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Overcoming obstacles to mental health on campus

Mental health issues come with a slew of negative connotations. Often people view mental illness as a single disorder instead of an umbrella term for a complex variety of distinct issues that are quite common—including eating disorders, anxiety, and attention deficit disorder.

According to a Statistics Canada Survey, mental illness is most commonly experienced  between 15 and 24 years of age. Consequently, university is the ideal place to dispel misconceptions and tackle the problems surrounding mental health.

The stigma surrounding mental health is ingrained in our everyday practices. The media industry sensationalizes the violence and unpredictability of persons with mental health conditions—for instance, Pat’s erratic behaviour in Silver Linings Playbook. These portrayals are not merely harmful in perpetuating inaccurate stereotypes, but they contribute directly to the attitudes that individuals facing mental health issues come to internalise.

“Sometimes families, or even certain cultures can be disapproving of psychological or medical interventions,” adds Dr. Robert Franck, clinical director of McGill’s Mental Health Services, in contextualizing negative perceptions.

“Many people associate seeking assitance from a mental health service as being a sign of personal weakness at best, or that they are ‘crazy’ at worst,” says Franck.

Although the origins and nature of stigma vary, it remains one of the largest barriers to students seeking much needed help.

As a university, McGill is an environment where students attempt to exude nothing less than perfection. Academic stress and anxiety mark a majority of students’ mental health issues, and many students do not articulate such troubles out of the fear of being ostracized. Indeed the scope of stigmatization and cultural norms may impede individuals from even reaching out to close family members and friends.

As difficult as it is to take that first step in seeking help, there are additional roadblocks to students seeking professional assistance.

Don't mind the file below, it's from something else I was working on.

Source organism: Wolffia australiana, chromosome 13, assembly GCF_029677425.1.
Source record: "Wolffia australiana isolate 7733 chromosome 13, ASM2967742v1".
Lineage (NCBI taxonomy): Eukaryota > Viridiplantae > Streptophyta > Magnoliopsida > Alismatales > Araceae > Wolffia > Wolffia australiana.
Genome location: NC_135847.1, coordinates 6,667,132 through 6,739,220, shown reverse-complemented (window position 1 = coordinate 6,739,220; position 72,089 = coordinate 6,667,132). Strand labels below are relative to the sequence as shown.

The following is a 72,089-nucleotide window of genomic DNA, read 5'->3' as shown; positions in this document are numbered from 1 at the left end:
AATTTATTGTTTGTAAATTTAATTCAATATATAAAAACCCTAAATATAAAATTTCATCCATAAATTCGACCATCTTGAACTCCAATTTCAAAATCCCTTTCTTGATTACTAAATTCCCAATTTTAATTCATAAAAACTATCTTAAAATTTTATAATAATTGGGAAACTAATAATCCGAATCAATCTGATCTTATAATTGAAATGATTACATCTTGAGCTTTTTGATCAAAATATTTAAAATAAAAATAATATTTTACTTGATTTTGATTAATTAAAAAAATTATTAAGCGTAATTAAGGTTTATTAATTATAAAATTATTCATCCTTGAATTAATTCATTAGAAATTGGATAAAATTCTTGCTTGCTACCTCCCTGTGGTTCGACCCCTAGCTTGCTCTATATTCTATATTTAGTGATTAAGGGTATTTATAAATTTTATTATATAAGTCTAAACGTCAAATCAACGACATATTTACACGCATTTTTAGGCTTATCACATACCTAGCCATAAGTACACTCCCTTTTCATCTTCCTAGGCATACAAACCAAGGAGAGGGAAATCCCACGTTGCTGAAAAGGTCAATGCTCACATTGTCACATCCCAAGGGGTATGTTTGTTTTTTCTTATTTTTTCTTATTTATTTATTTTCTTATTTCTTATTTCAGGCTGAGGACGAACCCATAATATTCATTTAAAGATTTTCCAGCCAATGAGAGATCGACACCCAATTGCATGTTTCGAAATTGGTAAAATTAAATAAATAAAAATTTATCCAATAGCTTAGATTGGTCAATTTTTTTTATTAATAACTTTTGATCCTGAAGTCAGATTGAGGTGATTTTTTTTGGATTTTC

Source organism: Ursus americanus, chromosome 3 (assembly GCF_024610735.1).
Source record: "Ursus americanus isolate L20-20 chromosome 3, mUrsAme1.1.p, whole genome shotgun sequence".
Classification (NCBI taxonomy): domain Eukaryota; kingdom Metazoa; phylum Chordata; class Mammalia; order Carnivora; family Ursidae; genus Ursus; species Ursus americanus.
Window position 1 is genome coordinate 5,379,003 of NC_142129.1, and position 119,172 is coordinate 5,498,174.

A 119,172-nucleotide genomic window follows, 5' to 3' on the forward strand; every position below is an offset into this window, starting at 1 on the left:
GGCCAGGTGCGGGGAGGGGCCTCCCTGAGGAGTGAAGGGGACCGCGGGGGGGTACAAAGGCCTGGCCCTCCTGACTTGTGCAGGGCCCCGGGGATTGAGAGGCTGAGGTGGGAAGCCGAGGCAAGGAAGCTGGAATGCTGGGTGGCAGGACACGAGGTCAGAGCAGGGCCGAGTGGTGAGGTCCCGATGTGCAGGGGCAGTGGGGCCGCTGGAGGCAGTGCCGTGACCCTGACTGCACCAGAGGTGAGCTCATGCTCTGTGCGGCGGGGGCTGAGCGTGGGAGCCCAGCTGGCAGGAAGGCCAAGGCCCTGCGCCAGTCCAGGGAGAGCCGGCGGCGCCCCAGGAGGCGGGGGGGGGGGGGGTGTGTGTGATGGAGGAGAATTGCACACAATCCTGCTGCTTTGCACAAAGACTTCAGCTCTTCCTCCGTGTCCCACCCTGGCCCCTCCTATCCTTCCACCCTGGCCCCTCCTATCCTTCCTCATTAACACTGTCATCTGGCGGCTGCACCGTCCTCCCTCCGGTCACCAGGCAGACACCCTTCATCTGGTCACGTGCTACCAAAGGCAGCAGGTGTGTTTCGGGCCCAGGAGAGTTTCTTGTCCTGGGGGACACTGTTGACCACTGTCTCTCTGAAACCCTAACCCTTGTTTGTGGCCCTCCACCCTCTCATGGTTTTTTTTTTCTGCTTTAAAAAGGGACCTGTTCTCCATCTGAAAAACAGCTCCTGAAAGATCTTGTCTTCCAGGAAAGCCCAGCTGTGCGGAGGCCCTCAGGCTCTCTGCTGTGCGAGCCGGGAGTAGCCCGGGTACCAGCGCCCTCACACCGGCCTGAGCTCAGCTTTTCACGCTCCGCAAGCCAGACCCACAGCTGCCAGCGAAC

“The biggest problem we have is our therapy wait-list,” Franck explains. “It is essential that students be able to have rapid and timely access to regular therapy sessions.” According to Franck, these wait times are not conducive to ameliorating stress levels, and can actually lend a hand in increasing them.

Aside from disheartening wait times, students have also expressed frustration with the way the professional system treats mental health problems. Emilie Macisaac, U3, said she sees health professionals as individuals who “put you in a box because they are not familiar with your personal history and will treat you as a generalized case.”

The direction in which McGill Mental Health Services are moving puts a growing emphasis on promoting positive mental health outlooks at a broader level through the creation of an inclusive campus body with strong coping capabilities. A systematic approach to campus mental health was a big topic during the Canadian Association of College and University Student Service conference held at McGill last June.

Moreover, Franck said McGill’s Mental Health Services has been awarded a five-year Bell Canada grant to create an online tool that can assess students at risk, helping the office reach more students in need. The upcoming project is planned to start in the Winter semester.

Other projects include the development of a student Peer Support Network, which includes workshops aimed at developing students’ skills in areas such as active listening, in order to enable them to talk to and help a peer in need.

Most immediately, the Students in Mind Conference is set to take place on Oct. 5. As the first student-run conference on mental health at McGill, the conference will teach concrete strategies in mental health support and care, not only for oneself but also for the larger community.

Despite the overwhelming systemic problems preventing access to mental health services, Franck believes the reality of a more open and understanding community is promising. “Fortunately, younger people are increasingly challenging these negative perceptions and trying to reach out and get connected when they are in distress,” he says.

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